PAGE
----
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IOC urges NOCSL to respect guidelines

By Champika Fernando

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The International Olympic Committee (IOC) this week asked its local representative –the National Olympic Committee of Sri Lanka (NOCSL) –to reconstitute the ‘unconstitutionally’ formed Athletes Commission.

The NOCSL had set up the Athletes Commission, a mandatory requirement under the Olympic Charter, as a closed-door business by handpicking certain individuals. But the membership has urged NOCSL’s top rankers to respect IOC guidelines when forming the commission, a vital cog in local body’s wheel.

“The only amendment proposal (attached) that you have received to Article 5.1 (d) is not acceptable because it would go against Rule 28.1.3 of the Olympic Charter,” the IOC wrote. It proposed a more inclusive approach in the establishment of the commission by not necessarily restricting membership to athletes with prior Olympic participation. They have also suggested three options.

“In other words, this means that the composition of the Athletes’ Commission is not necessarily restricted to athletes who have participated in the Olympic Games (it is up to each NOC to decide and the composition may be broader, as clearly mentioned in the basic requirements of the IOC guidelines) but at least two of their three representatives in the NOC governing bodies – namely, two in the NOC General Assembly, as per Article 5.1 (d), and one in the NOC Executive Board, as per Article 16.1 (h) – must be elected from among those who have participated in at least one of the last three editions of the Olympic Games,” the letter further reads.

The NOC’s new draft constitution, which is up for adoption at an upcoming Extraordinary General Assembly (EGA), calls for mandatory Olympic participation—an exclusive clause which prevents a majority of athletes participating at national level from being included in the commission.

It reads: “Two athletes’ representatives (with one vote each) elected by the COMMITTEE’s Athletes’ Commission established as per the IOC guidelines. Those elected representatives must have taken part in at least one of the last three editions of the Olympic Games.”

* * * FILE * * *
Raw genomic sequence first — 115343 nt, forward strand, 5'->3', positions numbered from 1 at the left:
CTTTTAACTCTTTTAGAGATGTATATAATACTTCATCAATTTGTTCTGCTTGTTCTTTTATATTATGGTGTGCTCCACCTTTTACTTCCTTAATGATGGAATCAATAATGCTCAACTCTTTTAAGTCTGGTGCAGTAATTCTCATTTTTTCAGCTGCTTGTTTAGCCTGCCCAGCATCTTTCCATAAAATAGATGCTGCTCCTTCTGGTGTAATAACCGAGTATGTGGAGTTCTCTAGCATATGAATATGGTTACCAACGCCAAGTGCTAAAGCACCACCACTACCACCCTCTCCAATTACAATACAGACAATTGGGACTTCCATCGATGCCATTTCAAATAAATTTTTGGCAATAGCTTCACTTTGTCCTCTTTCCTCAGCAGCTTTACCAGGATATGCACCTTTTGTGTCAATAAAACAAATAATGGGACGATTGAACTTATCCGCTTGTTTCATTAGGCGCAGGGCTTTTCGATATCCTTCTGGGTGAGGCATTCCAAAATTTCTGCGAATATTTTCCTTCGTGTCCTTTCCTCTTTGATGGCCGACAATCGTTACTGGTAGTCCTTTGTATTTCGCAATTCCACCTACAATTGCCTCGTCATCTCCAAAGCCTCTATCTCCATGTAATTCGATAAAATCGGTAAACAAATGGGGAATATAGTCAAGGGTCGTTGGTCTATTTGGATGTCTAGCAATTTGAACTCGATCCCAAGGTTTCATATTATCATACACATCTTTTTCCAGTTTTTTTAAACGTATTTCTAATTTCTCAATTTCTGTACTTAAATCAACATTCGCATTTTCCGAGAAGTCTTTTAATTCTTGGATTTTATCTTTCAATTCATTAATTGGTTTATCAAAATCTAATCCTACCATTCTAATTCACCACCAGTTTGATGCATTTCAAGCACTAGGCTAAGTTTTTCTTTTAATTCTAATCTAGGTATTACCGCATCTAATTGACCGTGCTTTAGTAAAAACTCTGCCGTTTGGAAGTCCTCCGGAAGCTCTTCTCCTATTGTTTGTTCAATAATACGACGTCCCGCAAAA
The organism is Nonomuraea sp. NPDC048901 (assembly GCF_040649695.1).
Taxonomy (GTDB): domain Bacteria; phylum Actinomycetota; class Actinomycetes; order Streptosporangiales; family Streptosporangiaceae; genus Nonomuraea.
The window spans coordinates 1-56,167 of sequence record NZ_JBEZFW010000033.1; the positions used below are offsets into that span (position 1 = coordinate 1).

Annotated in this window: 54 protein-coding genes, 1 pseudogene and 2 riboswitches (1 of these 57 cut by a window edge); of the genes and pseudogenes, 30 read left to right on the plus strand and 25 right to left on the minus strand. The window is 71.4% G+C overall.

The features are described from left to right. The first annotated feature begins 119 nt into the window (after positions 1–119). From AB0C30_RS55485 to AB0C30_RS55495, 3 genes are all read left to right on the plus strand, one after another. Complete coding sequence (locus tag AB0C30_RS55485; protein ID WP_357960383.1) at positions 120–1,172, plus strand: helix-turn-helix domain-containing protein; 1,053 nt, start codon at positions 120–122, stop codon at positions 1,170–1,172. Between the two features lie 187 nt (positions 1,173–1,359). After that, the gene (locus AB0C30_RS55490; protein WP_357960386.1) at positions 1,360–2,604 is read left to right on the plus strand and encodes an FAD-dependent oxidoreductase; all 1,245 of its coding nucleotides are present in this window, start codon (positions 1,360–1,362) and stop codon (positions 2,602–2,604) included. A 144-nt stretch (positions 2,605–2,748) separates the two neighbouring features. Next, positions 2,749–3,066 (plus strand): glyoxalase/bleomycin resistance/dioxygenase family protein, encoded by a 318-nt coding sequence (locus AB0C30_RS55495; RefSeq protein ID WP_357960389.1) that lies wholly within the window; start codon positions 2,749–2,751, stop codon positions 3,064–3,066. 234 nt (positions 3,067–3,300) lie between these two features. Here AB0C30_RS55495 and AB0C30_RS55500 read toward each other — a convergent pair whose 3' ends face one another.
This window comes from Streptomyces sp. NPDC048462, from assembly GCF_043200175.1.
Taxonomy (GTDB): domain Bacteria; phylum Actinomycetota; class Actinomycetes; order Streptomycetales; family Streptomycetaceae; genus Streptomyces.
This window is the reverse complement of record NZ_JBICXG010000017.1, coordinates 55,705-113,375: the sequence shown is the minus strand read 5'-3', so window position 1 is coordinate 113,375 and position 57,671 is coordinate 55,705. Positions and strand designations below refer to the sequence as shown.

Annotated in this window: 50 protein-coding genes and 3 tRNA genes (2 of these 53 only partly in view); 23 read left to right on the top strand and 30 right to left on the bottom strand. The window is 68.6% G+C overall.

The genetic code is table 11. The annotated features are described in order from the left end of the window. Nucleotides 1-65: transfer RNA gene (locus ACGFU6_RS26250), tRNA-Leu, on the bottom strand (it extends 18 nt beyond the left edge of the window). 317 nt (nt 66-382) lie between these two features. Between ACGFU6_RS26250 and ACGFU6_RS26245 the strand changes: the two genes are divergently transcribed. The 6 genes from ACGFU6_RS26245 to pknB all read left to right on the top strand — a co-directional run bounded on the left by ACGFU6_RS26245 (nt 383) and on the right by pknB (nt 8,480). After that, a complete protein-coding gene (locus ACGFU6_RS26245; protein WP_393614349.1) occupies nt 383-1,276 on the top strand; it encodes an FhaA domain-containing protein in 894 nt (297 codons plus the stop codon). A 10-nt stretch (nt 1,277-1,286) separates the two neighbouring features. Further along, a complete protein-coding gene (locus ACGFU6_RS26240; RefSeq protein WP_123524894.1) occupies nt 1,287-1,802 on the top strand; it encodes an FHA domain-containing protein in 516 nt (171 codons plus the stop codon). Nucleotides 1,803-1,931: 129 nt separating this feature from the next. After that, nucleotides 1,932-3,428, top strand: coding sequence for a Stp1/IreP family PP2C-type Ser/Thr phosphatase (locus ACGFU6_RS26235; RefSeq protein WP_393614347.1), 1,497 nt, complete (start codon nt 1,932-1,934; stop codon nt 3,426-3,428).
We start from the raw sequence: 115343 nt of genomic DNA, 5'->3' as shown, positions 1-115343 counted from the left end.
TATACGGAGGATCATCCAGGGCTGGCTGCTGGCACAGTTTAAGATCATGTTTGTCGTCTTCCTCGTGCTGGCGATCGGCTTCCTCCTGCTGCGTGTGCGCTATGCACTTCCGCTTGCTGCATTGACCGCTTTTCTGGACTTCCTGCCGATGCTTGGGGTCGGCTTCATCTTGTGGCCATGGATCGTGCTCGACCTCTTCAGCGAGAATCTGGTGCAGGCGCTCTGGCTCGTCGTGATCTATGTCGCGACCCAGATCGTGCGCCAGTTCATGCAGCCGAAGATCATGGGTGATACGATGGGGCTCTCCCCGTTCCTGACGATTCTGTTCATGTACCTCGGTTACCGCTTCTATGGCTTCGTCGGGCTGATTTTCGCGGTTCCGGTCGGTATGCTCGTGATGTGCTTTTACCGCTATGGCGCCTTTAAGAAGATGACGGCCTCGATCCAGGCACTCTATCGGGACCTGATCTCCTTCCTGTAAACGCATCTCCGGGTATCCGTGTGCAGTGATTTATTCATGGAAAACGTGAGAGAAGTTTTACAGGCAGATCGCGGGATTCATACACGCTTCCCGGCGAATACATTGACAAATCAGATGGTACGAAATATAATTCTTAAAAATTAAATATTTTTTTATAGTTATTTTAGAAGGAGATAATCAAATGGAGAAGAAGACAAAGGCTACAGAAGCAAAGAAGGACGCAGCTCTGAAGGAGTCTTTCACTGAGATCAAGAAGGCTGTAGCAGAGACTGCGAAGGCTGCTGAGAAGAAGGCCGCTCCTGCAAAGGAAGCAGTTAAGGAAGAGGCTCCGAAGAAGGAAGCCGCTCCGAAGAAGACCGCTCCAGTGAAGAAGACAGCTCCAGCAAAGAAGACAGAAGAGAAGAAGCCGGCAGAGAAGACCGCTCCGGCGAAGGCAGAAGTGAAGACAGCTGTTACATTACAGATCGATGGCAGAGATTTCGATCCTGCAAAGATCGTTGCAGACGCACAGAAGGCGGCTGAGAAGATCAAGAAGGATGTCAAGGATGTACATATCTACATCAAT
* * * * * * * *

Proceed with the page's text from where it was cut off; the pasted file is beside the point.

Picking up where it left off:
The General Secretary has now asked all National Sports Federations to nominate two names to be considered for election to the Athletes Commission. The poll is expected soon after the EGA, where the newly-elected members pick a Chair and their two representatives in the NOC General Assembly as well as the representative in the NOCSL Executive Board. Out of the three, two will have voting rights at a future election. Incumbent officials allegedly attempted to exploit this by unconstitutionally forming the commission and getting their henchmen elected to the NOC General Assembly and the Executive board.

Extraordinary General Assembly further delayed

Despite clear instructions from the IOC to hold an EGA to adopt the proposed NOCSL constitution, appoint members of the election commission, vet the eight new members and also fix the date of the Elective Annual General Meeting before the end of December, it has been pushed back.

As per IOC instructions, the NOCSL now needs to fulfill these three requirements before calling for the election of office bearers.

The NOCSL elections were initially fixed for January 9, but were postponed when the IOC requested further amendments to the constitution last week. The EGA has now been pushed back to January 4, 2018, meaning the elective Annual General Meeting will be delayed further given the constitutional requirement of a 30-day notice.

The unilateral decision to delay the AGM has not gone down too well with certain members of the NOCSL. They demand that it be held in December as agreed previously.